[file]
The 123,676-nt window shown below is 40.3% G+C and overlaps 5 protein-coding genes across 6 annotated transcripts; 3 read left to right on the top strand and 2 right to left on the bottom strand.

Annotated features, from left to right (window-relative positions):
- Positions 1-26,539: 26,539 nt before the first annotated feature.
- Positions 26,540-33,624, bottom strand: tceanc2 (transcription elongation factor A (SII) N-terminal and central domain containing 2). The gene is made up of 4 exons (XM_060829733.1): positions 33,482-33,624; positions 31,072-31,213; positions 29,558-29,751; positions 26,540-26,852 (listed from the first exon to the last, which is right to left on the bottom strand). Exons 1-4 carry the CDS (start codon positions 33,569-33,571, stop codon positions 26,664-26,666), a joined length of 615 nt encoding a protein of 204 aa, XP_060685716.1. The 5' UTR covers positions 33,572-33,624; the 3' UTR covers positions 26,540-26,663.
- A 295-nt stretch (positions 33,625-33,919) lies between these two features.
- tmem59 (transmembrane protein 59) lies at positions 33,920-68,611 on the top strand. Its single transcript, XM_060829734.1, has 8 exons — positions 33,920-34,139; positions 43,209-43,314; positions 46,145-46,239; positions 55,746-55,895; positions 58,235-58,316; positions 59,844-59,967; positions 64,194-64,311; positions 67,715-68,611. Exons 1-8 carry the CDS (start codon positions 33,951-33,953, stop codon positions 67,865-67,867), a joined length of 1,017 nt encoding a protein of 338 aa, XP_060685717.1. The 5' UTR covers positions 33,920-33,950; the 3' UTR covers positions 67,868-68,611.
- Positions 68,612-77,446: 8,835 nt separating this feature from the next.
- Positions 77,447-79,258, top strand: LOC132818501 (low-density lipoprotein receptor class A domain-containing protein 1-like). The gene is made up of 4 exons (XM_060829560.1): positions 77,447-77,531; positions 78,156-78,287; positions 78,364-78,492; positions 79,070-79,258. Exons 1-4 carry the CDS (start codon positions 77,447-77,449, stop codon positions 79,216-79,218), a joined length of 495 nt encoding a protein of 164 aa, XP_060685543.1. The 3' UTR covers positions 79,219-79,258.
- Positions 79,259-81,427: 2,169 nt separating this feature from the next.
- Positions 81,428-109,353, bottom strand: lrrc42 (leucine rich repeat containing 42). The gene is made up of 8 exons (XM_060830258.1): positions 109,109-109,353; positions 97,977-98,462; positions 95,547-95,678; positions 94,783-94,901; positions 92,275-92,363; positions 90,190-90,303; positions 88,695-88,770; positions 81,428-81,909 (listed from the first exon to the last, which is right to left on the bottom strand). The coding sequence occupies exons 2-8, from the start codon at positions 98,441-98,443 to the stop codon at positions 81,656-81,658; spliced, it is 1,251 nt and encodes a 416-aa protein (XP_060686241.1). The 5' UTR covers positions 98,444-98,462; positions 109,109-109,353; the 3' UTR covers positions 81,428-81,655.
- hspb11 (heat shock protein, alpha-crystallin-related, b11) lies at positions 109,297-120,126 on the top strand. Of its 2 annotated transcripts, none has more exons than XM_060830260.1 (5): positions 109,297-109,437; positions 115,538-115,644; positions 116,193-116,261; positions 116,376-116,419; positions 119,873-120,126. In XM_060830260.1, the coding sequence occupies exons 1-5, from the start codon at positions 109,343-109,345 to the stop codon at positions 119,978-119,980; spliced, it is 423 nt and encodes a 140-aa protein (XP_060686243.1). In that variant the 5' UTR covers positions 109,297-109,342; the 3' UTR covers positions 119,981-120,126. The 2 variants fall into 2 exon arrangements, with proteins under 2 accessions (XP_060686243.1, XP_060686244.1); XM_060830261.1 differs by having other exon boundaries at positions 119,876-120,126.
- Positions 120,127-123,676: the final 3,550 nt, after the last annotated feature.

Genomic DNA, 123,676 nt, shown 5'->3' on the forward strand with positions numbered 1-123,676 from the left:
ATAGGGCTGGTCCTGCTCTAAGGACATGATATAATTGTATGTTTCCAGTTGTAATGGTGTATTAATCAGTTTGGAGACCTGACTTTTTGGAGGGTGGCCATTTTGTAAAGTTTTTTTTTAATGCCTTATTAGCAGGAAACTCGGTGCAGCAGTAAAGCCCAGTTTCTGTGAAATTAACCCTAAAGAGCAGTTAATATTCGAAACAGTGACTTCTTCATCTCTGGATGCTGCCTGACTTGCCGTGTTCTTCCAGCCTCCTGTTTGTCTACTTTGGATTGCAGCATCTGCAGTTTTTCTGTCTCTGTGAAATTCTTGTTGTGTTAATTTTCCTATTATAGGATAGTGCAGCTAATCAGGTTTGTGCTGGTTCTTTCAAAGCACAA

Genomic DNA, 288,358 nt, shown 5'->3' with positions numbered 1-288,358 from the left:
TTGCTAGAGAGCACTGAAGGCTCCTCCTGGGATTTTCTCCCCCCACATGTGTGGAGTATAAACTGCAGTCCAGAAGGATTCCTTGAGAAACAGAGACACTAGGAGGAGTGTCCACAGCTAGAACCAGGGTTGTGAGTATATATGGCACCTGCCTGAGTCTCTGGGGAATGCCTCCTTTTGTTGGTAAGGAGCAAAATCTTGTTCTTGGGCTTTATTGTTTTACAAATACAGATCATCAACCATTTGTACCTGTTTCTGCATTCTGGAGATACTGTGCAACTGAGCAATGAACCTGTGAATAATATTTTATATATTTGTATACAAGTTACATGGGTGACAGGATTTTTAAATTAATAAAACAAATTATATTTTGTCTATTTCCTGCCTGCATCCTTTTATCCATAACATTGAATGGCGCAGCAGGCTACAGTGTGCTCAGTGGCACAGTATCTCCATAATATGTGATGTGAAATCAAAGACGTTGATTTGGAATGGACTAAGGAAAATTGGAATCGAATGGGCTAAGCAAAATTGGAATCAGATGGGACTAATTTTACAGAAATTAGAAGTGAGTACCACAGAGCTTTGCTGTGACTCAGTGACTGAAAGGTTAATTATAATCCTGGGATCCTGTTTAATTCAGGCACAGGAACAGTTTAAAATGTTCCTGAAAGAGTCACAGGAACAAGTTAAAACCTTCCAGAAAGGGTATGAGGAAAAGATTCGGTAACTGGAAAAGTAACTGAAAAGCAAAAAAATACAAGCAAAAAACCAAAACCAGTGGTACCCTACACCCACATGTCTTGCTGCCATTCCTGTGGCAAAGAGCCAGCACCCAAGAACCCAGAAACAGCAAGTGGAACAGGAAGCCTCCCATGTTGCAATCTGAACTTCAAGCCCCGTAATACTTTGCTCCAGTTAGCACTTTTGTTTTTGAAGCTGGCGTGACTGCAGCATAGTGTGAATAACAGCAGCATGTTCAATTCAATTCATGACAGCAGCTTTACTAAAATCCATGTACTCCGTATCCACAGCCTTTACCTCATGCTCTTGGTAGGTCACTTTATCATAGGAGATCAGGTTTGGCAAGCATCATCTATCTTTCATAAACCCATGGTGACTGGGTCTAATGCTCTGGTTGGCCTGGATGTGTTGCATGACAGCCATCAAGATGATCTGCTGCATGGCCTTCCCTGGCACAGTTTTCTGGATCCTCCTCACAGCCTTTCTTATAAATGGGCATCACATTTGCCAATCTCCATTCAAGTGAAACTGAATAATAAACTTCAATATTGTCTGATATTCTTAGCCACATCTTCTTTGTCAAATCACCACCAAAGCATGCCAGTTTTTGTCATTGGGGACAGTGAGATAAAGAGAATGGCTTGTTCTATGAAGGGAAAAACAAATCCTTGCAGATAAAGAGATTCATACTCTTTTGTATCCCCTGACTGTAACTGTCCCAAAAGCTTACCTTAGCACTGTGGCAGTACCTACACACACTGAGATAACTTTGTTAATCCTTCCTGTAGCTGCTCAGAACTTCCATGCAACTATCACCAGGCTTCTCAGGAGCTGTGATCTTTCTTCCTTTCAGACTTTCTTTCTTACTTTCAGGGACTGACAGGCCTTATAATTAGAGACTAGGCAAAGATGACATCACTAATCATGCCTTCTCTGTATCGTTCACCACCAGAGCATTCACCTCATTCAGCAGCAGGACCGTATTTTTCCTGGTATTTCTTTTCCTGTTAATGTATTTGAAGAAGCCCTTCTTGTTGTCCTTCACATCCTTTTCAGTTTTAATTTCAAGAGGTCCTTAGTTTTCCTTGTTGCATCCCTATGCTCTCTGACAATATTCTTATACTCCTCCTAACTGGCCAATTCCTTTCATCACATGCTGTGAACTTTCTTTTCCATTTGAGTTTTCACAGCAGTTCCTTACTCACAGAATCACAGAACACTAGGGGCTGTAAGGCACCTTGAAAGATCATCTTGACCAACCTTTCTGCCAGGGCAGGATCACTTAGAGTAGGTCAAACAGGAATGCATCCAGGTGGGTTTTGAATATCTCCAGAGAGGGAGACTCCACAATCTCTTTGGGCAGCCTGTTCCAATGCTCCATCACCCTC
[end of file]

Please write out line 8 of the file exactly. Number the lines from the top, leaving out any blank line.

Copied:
- Positions 77,447-79,258, top strand: LOC132818501 (low-density lipoprotein receptor class A domain-containing protein 1-like). The gene is made up of 4 exons (XM_060829560.1): positions 77,447-77,531; positions 78,156-78,287; positions 78,364-78,492; positions 79,070-79,258. Exons 1-4 carry the CDS (start codon positions 77,447-77,449, stop codon positions 79,216-79,218), a joined length of 495 nt encoding a protein of 164 aa, XP_060685543.1. The 3' UTR covers positions 79,219-79,258.